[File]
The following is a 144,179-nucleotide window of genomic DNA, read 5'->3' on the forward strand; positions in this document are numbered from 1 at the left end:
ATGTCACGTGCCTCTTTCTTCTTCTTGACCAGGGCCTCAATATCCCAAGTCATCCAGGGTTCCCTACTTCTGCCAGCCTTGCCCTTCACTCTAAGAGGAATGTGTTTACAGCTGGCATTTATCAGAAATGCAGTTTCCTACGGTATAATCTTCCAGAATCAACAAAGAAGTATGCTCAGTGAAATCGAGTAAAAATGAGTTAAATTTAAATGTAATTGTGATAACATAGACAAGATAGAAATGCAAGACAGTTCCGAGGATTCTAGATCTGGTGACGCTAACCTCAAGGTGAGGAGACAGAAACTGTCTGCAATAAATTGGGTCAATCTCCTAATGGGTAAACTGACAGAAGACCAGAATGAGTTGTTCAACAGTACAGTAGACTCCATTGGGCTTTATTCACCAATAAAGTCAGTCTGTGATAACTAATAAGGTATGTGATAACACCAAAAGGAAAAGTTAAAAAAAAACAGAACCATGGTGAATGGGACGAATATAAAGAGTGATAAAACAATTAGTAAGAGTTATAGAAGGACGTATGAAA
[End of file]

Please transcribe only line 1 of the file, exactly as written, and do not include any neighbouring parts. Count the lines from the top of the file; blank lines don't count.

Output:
The following is a 144,179-nucleotide window of genomic DNA, read 5'->3' on the forward strand; positions in this document are numbered from 1 at the left end: